There are situations in a lifetime of a project when all main features work well enough and it’s time to make them work reliably well.
One approach is to use defensive performance tests. By “defensive performance tests” I mean a test will fail if during its run some parameters exceed the specified values. For example, you don’t want some part of your code to take more than the time it takes now, i.e. you don’t want performance degradation.
In this post, I’ll give a brief overview of implementing such tests using Datadog and CI service.
Datadog is a service which collects performance parameters from web applications. Collected data can be used for visualization, analyzation, investigation of outages, alerts and other things.
Datadog has many different features but today we are interested in metric monitors. Because we will use them for our performance tests.
A metric monitor provides alerts and notifications if a specific metric is above or below a certain threshold.
We will need the following configurable conditions:
- Alert threshold - the value used to trigger an alert notification.
- Definition - possible values are
at least once,
at all timesand
in total. We will use
at leastonce - if any single value in the generated series crosses the threshold, then an alert is triggered. But based on different situations, another value can be used.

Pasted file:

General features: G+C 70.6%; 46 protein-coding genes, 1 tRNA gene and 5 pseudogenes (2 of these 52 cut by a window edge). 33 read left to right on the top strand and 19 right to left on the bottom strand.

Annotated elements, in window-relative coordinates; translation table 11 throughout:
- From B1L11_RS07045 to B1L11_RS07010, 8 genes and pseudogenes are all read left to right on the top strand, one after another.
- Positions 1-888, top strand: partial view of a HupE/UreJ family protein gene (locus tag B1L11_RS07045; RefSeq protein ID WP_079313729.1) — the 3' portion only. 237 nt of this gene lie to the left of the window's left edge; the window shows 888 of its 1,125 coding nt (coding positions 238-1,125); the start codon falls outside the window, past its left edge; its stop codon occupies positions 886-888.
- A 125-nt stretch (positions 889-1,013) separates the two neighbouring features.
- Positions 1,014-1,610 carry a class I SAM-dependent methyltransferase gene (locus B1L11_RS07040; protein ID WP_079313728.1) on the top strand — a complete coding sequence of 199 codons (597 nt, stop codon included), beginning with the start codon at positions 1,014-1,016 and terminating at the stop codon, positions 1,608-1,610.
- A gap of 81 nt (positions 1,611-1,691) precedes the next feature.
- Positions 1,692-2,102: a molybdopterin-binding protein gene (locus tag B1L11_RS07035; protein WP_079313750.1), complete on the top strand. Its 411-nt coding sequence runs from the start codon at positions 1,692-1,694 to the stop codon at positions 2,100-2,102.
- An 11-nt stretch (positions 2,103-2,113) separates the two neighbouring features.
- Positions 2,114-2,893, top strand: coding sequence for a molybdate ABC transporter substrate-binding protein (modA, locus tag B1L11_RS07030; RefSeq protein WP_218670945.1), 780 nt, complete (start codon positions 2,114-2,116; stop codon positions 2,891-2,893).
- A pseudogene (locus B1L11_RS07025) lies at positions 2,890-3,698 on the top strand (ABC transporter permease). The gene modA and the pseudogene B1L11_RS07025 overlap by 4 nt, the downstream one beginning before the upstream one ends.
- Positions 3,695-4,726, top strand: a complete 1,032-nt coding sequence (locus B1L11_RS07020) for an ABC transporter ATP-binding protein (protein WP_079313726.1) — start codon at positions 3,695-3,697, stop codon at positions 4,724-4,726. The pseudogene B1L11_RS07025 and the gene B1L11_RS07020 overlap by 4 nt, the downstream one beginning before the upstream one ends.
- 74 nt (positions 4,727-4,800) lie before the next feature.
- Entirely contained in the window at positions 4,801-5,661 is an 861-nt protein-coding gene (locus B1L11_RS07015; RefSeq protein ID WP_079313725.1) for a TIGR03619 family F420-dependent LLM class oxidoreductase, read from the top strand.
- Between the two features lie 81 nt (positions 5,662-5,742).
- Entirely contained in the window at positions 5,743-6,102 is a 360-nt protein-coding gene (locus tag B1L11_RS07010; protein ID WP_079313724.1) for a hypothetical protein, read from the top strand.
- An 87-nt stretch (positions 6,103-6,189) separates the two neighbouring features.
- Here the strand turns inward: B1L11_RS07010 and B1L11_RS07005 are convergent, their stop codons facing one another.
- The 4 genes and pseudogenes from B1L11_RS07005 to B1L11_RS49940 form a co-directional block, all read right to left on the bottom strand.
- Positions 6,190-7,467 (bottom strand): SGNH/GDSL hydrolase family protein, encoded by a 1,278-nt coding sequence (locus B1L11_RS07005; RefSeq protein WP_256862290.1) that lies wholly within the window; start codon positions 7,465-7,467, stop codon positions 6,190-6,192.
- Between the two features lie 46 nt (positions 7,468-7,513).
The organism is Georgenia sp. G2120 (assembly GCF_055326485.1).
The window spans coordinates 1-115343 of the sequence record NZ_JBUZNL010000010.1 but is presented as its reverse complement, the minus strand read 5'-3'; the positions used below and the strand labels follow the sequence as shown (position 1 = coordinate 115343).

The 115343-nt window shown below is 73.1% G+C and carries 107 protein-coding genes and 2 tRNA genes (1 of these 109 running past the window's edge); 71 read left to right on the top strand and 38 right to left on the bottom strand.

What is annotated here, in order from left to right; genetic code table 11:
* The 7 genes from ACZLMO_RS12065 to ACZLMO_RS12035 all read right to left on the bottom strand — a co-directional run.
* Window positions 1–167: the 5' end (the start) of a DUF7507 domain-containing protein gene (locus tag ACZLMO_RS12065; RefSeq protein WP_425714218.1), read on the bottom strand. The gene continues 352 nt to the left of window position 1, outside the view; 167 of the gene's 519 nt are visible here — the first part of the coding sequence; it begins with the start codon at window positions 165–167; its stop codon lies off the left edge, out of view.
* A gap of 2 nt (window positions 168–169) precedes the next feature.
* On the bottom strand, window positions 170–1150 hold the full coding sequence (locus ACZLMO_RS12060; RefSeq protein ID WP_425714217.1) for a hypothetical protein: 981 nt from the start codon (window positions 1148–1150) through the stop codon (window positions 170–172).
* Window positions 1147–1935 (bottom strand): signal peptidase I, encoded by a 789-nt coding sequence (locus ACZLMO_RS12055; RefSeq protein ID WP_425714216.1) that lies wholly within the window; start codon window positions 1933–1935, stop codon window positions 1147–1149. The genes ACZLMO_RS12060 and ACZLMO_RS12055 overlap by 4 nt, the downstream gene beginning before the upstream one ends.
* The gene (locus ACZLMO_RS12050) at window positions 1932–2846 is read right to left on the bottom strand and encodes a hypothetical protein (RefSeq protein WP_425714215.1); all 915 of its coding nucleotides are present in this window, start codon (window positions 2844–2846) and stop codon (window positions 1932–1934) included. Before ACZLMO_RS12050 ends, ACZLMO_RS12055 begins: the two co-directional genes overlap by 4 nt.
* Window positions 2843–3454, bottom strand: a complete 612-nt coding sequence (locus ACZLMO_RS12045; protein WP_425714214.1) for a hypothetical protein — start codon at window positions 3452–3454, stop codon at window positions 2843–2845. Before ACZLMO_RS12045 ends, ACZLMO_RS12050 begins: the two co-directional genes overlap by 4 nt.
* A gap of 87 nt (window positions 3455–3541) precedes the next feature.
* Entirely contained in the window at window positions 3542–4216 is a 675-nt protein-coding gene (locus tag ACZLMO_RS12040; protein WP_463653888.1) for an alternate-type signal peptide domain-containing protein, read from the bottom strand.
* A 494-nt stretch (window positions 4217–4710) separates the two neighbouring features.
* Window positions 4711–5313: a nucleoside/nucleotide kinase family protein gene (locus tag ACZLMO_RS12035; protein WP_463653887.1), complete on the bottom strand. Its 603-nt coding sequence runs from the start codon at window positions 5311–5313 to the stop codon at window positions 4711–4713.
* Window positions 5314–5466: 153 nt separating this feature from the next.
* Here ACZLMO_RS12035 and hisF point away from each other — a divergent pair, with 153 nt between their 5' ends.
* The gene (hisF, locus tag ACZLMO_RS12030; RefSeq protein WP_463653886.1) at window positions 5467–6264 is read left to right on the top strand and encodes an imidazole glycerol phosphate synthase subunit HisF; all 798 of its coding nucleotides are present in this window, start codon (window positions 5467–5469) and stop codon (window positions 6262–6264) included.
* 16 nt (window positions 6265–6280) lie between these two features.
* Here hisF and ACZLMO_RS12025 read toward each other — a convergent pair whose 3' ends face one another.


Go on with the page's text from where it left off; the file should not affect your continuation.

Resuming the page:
When a monitor is triggered it emits an event telling what exactly went wrong. And its state change from normal to failed.
Let’s get to the main idea.
Datadog provides Rest API which allows interacting with Datadog. For our tests we will need two endpoints:
api/v1/events- the event stream can be queried and filtered by time, priority, sources and tags.
monitor/bulk_resolve- it resolves monitor.
So we should implement the following steps:
- We should create monitors in datadog that will monitor specific metrics
- During the test run, our project will send metrics to datadog
- After the test, we should query datadog for events triggered by our monitors
- If we find events triggered by any of our monitors, we will fail the test, otherwise the test is a success.
- This step is required when a monitor failed on the previous step. Failed monitors don’t emit any events. So we will have to resolve it so on the next test run, we can use it.
Another thing to consider is tags. If you’re running several ci runs simultaneously, the monitor can fail for one run but not fail for another (because it’s already failed). Using tags solves this problem: you’ll have to generate a unique tag for each run, submit metrics using this tag and query events containing this tag.